Microsoft reached Monday what many had considered the Windows 2000 Holy Grail: the release of Service Pack 1, the first full-fledged update to the operating system
But as the first customers began downloading the collection of fixes and patches to Windows 2000, some market watchers already were wondering if SP1 would provide corporate customers with an impetus to upgrade.
Here's the reasoning.
Before Microsoft launched Windows 2000 in February, several prominent market-research firms advised their clients to wait until Microsoft issued its first update before deploying the OS, especially on servers. GartnerGroup, for one, suggested that those in need of Windows 2000's capabilities wait at least until Microsoft issued SP1, and possibly, until SP2, before upgrading.
"We think people have been listening to us on this one," said Chris LeTocq, an analyst with GartnerGroup/Dataquest. "If anything, they [customers] have been even more conservative than we thought."
LeTocq says the slow but steady corporate adoption of Windows 2000 is not because of lack of reliability or features in the software. Rather, other factors, like a need for extensive applications testing and the reluctance of customers to move the operating system back onto older hardware, have slowed adoption.
But the result is the same, LeTocq said. "So far, we just haven't seen as much wholesale migration to Windows 2000" as some industry watchers originally had expected.
Summit Strategies analyst Dwight Davis made similar observations.
"SP1 might not be the thing that trips that corporate adoption," Davis said. "It was a cliche among the analyst community that users should wait for SP1. But in the end it was more about a lack of time, inclination and/or motivation to upgrade that held some users back."
Davis said he expects Microsoft's October release of Exchange Server 2000 to push more Windows 2000 sales than the release of SP1 will create. Exchange 2000 is the pending release of Microsoft's messaging server that will be the first to take advantage of Windows 2000 features, especially Active Directory.
MS: SP1 will accelerate adoption Microsoft, for its part, isn't conceding much on the Windows 2000 front.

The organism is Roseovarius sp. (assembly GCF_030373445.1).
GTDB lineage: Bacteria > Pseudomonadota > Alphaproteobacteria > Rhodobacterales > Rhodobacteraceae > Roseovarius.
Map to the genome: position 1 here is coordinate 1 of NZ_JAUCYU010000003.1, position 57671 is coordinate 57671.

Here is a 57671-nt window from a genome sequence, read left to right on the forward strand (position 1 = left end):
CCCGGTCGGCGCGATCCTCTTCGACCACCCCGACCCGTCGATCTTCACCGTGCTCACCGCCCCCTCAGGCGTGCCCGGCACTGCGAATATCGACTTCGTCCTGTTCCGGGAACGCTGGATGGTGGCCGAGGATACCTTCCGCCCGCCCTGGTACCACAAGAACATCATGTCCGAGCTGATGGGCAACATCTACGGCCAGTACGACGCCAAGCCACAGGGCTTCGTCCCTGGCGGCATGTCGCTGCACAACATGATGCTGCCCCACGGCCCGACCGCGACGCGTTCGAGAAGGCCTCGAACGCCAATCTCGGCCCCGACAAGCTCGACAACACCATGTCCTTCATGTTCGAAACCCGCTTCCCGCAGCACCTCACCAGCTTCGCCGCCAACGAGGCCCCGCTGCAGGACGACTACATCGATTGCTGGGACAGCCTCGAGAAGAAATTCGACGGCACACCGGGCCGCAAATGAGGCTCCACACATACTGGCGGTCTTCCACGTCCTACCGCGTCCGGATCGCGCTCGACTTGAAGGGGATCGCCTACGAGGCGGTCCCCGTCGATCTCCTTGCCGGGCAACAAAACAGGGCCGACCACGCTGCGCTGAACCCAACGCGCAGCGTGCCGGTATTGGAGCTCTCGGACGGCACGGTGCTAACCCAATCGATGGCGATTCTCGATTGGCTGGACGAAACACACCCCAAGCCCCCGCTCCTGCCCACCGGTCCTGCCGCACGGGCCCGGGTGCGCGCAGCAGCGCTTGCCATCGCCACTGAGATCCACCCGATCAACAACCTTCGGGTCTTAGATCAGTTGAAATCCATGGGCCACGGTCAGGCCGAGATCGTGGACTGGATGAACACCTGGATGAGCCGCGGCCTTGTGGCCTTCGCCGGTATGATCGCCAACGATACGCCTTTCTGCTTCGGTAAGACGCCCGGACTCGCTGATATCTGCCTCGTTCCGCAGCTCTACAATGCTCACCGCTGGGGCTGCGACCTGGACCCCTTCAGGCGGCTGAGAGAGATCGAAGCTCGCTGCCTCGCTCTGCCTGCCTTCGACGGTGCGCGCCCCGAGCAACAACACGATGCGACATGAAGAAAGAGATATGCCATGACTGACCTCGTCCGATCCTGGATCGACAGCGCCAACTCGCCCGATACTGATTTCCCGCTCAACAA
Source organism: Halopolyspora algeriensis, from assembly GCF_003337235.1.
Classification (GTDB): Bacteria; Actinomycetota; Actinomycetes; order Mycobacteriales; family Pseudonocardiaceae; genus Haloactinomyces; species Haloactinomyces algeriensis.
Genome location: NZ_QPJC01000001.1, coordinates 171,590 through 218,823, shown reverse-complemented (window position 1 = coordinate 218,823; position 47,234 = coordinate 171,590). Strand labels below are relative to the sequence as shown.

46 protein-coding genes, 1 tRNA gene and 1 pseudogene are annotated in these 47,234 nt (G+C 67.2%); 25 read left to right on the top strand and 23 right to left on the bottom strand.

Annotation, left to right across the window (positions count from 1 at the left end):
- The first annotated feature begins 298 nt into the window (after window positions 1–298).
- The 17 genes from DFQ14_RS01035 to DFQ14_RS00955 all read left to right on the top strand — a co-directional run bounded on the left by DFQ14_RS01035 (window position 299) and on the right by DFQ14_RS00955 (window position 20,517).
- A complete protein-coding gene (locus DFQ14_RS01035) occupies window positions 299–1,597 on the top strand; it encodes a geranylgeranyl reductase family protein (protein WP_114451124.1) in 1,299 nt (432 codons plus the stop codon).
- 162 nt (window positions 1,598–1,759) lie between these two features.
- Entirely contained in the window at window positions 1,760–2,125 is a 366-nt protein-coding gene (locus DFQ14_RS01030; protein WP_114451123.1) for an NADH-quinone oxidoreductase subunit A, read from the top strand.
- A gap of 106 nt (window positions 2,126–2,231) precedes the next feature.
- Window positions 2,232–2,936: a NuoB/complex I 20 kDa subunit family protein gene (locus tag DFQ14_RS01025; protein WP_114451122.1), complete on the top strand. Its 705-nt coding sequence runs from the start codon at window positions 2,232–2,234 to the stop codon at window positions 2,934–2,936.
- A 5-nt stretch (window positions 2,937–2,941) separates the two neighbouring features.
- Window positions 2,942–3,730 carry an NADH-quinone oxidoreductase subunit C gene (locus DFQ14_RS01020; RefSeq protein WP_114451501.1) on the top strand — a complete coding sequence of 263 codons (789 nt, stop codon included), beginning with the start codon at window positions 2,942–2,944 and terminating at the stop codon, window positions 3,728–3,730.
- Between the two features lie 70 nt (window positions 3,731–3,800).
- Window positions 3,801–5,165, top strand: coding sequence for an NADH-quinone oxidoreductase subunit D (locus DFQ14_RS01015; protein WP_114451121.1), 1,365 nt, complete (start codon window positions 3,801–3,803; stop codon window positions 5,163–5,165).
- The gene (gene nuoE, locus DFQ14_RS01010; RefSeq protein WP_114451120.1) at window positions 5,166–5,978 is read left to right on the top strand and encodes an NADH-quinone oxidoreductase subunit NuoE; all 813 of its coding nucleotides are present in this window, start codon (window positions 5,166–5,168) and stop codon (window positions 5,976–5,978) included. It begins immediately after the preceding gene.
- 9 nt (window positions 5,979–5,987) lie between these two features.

"We believe adoption's already been pretty good," said Jim Ewel, vice president of Windows Server Marketing. "Gartner and Meta [Group] said it was OK for customers to deploy Windows 2000 on the client without waiting for SP1. For the server, they said wait until SP1. For larger customers, we think the release of SP1 will accelerate adoption."
During Microsoft's fourth-quarter analyst call, company officials did admit that cautious Windows 2000 deployments were the order of the day. By early June, Microsoft said it had sold three million copies of Windows 2000, with the vast majority of those being Windows 2000 Professional client versions, rather than Windows 2000 Server or Advanced Server releases.
On Monday -- two weeks later than it had told beta testers to expect to be able to download SP1 -- Microsoft posted the service pack to its Web site for public download. Over the past weekend, Microsoft made the service pack available on a more limited basis.
As of Monday, Ewel said, customers had downloaded 60,000 copies of the service pack. About 1,000 of Microsoft's 2,000 Premiere corporate customers had downloaded SP1, he added.
SP1, unlike many of Microsoft's previous OS service packs, includes no new features -- only fixes and patches. Microsoft has categorised SP1 as "recommended," not "required". It provides fixes in the areas of setup, hardware and software compatibility, reliability and security.
Microsoft hopes to release two to three Windows service packs per year, Ewel said. These will not be available at retail stores. Instead they will be available for ordering and downloading via the Web.
Nonetheless, some customers aren't thinking about SP1 or SP2. Instead, they are thinking about Whistler and Blackcomb, the .Net successors to Windows 2000, said Gartner's LeTocq.
"The next version of Windows and all this .Net talk of the future means, to some users, that technology change is in the wind," LeTocq said. "Some are wondering if they should wait for the next thing: Whistler." Whistler, due to go to beta this October, is slated to debut some time in the second half of 2001, according to Microsoft.
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